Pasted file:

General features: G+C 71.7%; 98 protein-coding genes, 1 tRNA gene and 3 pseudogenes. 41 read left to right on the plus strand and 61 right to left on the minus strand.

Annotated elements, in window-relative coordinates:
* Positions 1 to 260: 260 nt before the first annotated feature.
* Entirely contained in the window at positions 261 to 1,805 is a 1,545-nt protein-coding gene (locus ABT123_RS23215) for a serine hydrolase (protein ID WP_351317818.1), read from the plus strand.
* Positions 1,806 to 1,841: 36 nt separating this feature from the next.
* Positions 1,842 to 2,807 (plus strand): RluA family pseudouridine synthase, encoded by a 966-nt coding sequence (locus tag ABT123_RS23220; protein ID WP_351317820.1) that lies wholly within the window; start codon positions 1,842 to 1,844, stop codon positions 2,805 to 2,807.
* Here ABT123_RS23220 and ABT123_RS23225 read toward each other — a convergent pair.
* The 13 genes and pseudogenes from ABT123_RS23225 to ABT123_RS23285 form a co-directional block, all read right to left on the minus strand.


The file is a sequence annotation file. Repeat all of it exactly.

General features: G+C 71.7%; 98 protein-coding genes, 1 tRNA gene and 3 pseudogenes. 41 read left to right on the plus strand and 61 right to left on the minus strand.

Annotated elements, in window-relative coordinates:
* Positions 1 to 260: 260 nt before the first annotated feature.
* Entirely contained in the window at positions 261 to 1,805 is a 1,545-nt protein-coding gene (locus ABT123_RS23215) for a serine hydrolase (protein ID WP_351317818.1), read from the plus strand.
* Positions 1,806 to 1,841: 36 nt separating this feature from the next.
* Positions 1,842 to 2,807 (plus strand): RluA family pseudouridine synthase, encoded by a 966-nt coding sequence (locus tag ABT123_RS23220; protein ID WP_351317820.1) that lies wholly within the window; start codon positions 1,842 to 1,844, stop codon positions 2,805 to 2,807.
* Here ABT123_RS23220 and ABT123_RS23225 read toward each other — a convergent pair.
* The 13 genes and pseudogenes from ABT123_RS23225 to ABT123_RS23285 form a co-directional block, all read right to left on the minus strand.